Why pooling expertise to tackle Covid-19 works

The modelling work is a wonderful example of blending the techniques of applied mathematics and statistics

Prof Philip Nolan, who is president of Maynooth University, is the chairman The Irish Epidemiological Modelling Advisory Group. Photograph: Tom Honan

Prof Philip Nolan, who is president of Maynooth University, is the chairman The Irish Epidemiological Modelling Advisory Group. Photograph: Tom Honan

 

Our lives have been severely restricted in recent months. We are assured the constraints have been imposed following “the best scientific advice”, but what is the nature of this advice? Among the most important scientific tools used for guidance on the Covid-19 outbreak are mathematical models.

A model is a set of mathematical equations that can simulate physical, social or biological systems. Mathematical models provide valuable guidance for decision-makers and allow us to measure changes, understand observations and predict future behaviour.

The Irish Epidemiological Modelling Advisory Group (IEMAG), established in March, provides statistical and mathematical modelling support and advice to the Chief Medical Officer and the National Public Health Emergency Team. Members include leading experts from academia and from several government agencies. Prof Philip Nolan, president of Maynooth University, is chairman.

IEMAG gathers data and monitors the characteristics of Covid-19 in Ireland and internationally. It develops mathematical and statistical models to forecast the evolution of the outbreak, gauges the effect of public health interventions in advance and evaluates probable scenarios for numbers of new cases over time.

Responses and interventions are informed by modelling expertise, as well as by public health advice and experience from international guidance and evidence. Data from outbreaks already seen in other countries are used to calibrate and tune the models and guide decisions.

Suite of models

I spoke in a Zoom session with professors Brendan Murphy (UCD) and James Gleeson (UL), who outlined the suite of models used by IEMAG to answer vital questions about the pandemic. The central model is a population-based SEIR model. This divides the population into groups that are susceptible (S), exposed (E) to the virus, infectious (I) or recovered (R). The number of people in each group changes over time and is governed by a set of differential equations.

In the IEMAG model, the infectious group is further divided into six subgroups depending on the path of the infection. Thus, there are nine coupled equations which must be solved together on a computer. The interactions between groups depend on about a dozen factors known as parameters, for example, the incubation period, rate of transmission, fraction of cases that self-quarantine and so on.

Numerous parameters

The results depend sensitively on these parameters. A subcommittee of IEMAG was established to examine the numerous parameters and to determine the most probable values under varying conditions.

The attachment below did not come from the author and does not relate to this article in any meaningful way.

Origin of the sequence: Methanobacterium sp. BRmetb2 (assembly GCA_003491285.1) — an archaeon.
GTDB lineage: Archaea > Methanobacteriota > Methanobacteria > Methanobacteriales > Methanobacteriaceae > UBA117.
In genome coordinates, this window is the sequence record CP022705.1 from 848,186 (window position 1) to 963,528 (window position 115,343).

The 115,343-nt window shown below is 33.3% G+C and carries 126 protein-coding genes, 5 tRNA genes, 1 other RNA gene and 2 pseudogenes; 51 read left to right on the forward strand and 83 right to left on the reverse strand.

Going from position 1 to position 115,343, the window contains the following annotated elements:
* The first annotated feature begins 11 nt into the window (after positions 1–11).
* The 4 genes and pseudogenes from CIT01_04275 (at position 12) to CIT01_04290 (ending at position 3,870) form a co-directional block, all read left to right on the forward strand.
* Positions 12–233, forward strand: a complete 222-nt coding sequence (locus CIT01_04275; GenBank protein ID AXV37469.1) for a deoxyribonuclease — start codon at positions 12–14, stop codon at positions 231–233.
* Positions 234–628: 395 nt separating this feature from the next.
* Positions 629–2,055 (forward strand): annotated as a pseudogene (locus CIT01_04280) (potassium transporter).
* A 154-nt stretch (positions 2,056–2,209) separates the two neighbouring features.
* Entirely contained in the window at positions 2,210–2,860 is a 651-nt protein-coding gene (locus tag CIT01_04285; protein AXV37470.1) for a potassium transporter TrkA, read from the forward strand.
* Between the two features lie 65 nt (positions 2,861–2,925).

To allow for uncertainty, the model is run for a range of parameter values, giving a probable distribution of predicted values. This is reminiscent of ensemble prediction for weather forecasting. However, people are more fickle than parcels of air: while human behaviour does not much influence the weather, it has major consequences for the evolution of an infectious outbreak. Thus, the precision of pandemic modelling lies somewhere between weather prediction (good) and economic forecasting (poor).

As a result of interventions, there has been a very significant suppression of Covid-19 spread in Ireland. The figure, using data up to May 16th, clearly shows the impact of interventions on the reproduction number. There were marked drops on March 13th to 14th, when schools and universities closed, and March 28th, when the major lockdown started. The reproduction rate of the virus, the R-number, has remained below 1 since then.

The number of deaths per day has been greatly reduced following mitigating steps. However, if measures are relaxed too soon, an R-number above 1 could cause a dangerous peak in infections. If it were allowed to go above 2, the much more extreme consequences would be difficult to cope with.

Irish people have generally observed Government restrictions to contain the pandemic. It is clear that interventions have greatly reduced the impact of the virus. Without these restrictions, we would be dealing with a catastrophe.

Passed the peak?

Have we definitely passed the peak? What steps must be taken to avoid another surge? How long will the virus remain a problem? If a vaccine becomes available, what is the best strategy for using it? There are many uncertainties, but IEMAG is using the best available tools to get the most probable answers to such questions.

The advisory group has made several technical reports available online for the benefit of scientists throughout Ireland. These describe the dynamic and statistical models, explain how data from Ireland and elsewhere are used to determine the model parameters and outline the range of methodologies used.

IEMAG’s work shows the benefits of combining expertise from diverse fields in which different approaches complement and reinforce each other. The modelling work is a wonderful example of blending the techniques of applied mathematics and statistics, worthy of recognition by the Irish public. It is really refreshing that the Irish authorities are listening with respect to the scientific experts. Let us hope this continues.

Peter Lynch is emeritus professor at UCD School of Mathematics & Statistics – he blogs at thatsmaths.com

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